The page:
Chromosomal DMA double strand breaks (DSBs) are induced by a variety of factors and occur constantly in every cell. The proper repair of DSBs is essential for maintaining genomic stability and preventing cellular transformation. We recently demonstrated that the Ataxia Telangiectasia Mutated (ATM) protein, which is the master regulator of the cellular DSB response, is required during chromosomal DSB repair to maintain broken DNA ends in repair complexes. An immediate substrate of ATM is H2AX, a core histone variant that is phosphorylated in chromatin around DSBs. We have demonstrated that expression of both allelic copies of H2ax is essential for error-free DSB repair, maintanence of genomic stability, and suppression of cancer. Notably, deletion or loss of heterozygosity (LOH) of the H2AX gene appears commonly in a wide variety of human tumors, suggesting similar dosage-dependent H2AX functions in man. In this application, we propose to elucidate mechanisms by which H2AX functions downstream of ATM and related kinases to promote error-free DSB repair, maintain genomic stability, and suppress malignant transformation. The specific hypothesis to be investigated is that one critical function of H2AX is to hold broken DNA strands together and ensure that DNA ends are properly repaired.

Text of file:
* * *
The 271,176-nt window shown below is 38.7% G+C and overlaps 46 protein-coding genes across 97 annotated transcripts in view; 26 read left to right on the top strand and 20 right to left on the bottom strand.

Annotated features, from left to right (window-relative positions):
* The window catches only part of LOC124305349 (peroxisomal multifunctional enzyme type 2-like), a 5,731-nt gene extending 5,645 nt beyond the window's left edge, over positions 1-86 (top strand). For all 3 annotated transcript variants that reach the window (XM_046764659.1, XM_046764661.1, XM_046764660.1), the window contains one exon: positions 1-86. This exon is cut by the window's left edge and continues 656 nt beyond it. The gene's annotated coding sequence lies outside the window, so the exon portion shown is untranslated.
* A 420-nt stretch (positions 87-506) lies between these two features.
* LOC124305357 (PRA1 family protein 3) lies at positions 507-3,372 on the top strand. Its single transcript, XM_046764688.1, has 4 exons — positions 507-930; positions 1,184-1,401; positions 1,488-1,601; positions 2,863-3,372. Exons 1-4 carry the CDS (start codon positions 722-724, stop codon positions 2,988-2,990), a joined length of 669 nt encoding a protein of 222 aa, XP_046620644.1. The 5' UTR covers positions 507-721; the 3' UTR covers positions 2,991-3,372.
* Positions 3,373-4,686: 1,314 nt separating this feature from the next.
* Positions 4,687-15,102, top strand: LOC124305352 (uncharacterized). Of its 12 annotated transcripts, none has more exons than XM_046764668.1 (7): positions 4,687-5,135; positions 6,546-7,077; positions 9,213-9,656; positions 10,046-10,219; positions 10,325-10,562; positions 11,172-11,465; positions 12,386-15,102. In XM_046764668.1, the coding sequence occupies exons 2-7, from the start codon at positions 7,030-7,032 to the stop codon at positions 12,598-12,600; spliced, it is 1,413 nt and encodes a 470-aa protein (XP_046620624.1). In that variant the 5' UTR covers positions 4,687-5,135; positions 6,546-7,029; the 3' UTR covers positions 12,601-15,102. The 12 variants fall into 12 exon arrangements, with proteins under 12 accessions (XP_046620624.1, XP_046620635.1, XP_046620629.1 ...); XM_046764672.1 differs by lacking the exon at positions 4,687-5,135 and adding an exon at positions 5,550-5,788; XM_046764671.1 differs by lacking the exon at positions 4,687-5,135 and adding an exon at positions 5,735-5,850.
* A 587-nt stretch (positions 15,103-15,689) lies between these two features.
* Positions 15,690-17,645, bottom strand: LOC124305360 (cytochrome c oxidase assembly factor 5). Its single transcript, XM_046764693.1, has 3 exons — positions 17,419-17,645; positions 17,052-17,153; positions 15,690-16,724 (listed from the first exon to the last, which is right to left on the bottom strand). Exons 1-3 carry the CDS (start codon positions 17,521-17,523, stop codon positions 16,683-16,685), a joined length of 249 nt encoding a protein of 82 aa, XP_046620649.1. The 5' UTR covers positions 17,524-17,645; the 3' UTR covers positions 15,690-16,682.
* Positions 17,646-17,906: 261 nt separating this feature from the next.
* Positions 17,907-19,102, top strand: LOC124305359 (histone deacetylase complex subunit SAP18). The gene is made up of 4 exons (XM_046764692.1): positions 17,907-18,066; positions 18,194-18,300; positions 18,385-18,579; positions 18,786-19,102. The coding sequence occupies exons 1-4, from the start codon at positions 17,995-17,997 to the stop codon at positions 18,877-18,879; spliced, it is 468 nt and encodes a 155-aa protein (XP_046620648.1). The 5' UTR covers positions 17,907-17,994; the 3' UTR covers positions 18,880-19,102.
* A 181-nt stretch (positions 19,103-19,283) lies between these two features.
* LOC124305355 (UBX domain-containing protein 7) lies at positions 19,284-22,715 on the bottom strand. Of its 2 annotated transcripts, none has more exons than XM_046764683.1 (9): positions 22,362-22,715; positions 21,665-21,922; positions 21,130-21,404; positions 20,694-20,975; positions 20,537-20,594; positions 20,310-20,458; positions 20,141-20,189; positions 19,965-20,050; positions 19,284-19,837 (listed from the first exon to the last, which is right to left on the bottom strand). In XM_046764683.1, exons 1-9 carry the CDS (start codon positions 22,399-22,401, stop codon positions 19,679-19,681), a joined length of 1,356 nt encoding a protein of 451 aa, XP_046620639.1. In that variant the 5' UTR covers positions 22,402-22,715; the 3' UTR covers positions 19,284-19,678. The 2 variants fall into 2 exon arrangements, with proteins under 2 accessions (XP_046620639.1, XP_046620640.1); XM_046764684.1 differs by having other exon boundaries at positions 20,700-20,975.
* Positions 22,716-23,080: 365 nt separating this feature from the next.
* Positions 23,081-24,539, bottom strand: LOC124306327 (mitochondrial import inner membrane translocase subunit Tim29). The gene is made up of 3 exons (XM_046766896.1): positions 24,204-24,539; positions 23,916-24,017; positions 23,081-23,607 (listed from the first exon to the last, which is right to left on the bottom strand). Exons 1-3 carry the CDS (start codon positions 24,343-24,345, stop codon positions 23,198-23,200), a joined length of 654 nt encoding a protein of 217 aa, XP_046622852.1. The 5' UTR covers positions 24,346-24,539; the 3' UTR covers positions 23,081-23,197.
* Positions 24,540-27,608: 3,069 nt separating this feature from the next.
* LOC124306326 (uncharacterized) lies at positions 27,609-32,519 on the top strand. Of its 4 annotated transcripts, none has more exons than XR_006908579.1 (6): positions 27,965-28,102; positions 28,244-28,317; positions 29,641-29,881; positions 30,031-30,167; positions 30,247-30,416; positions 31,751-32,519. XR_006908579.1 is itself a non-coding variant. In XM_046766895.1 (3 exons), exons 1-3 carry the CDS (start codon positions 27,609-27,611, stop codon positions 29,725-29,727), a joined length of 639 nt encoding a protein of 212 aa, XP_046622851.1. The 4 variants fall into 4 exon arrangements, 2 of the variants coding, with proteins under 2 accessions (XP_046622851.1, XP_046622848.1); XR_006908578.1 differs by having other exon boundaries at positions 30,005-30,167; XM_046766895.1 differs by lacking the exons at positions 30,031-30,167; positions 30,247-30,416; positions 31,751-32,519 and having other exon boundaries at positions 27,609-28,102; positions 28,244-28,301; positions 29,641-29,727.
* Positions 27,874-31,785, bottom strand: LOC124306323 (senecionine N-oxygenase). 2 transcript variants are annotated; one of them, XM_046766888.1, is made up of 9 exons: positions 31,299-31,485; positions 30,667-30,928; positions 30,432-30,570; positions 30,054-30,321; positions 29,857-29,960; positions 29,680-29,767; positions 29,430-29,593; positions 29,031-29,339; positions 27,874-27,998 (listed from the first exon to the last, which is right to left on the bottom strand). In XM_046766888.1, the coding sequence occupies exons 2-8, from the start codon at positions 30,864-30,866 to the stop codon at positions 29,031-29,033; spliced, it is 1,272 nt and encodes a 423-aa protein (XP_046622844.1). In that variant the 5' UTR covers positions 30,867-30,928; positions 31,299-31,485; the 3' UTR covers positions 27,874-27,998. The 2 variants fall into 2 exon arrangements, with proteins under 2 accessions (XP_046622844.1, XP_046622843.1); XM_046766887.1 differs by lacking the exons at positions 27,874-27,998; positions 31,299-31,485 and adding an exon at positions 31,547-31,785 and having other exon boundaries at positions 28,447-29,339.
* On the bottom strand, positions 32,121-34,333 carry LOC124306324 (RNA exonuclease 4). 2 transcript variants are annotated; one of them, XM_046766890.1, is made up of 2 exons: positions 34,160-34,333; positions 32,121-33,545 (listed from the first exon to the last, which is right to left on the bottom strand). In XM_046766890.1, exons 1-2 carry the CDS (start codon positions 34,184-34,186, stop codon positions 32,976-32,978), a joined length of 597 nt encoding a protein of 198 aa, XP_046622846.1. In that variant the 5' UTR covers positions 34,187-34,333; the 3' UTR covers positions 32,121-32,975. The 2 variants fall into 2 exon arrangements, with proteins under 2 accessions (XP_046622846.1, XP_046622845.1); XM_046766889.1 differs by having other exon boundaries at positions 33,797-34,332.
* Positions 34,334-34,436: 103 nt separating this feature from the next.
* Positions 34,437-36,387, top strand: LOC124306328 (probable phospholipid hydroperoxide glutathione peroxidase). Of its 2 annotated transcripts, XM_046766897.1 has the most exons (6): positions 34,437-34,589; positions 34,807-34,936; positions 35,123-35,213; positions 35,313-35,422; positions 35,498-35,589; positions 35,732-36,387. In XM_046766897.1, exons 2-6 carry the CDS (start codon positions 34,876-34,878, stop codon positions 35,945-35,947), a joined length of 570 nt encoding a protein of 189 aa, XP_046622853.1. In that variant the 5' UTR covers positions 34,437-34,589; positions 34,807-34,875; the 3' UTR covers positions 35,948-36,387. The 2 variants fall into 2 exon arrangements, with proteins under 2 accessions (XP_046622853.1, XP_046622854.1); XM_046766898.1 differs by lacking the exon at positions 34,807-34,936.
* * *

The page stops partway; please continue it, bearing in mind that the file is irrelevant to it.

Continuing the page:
In Specific Aim 1, we will test our hypothesis that H2AX functions during V(D)J recombination to hold together broken DNA strands upon G1 to S transition and, thereby, prevent antigen receptor locus translocations. We will employ novel cell lines and primary thymocytes to induce DSB intermediates at specific genomic locations in G1 phase cells and monitor their repair during continued cell cycle progression.
In Specific Aim 2, we will test our hypothesis that ATM independent H2AX functions downstream of other kinases are essential for normal DSB repair, prevention of genomic instability, and suppression of cancer. We will utilize cell lines and thymocyes deficient for H2AX and ATM to elucidate the roles of ATM independent H2AX functions.
In Specific Aim 3, we will test our hypothesis that H2AX functions at replication-associated DSBs induced during normal and oncogene-driven proliferation to prevent p53 deletions that drive malignant transformation. We will directly evaluate the ability of H2AX to suppress tumors with p53 deletions. Relevance: Our studies will lead to a greater understanding of the molecular mechanisms through which genomic integrity is maintained and how defects in these can lead to malignant transformation. This knowledge and the animal models generated will contribute to the development of more effective diagnostic and/or therapeutic tools for human cancers. Consequently, our proposed studies will have broad implications for human disease.
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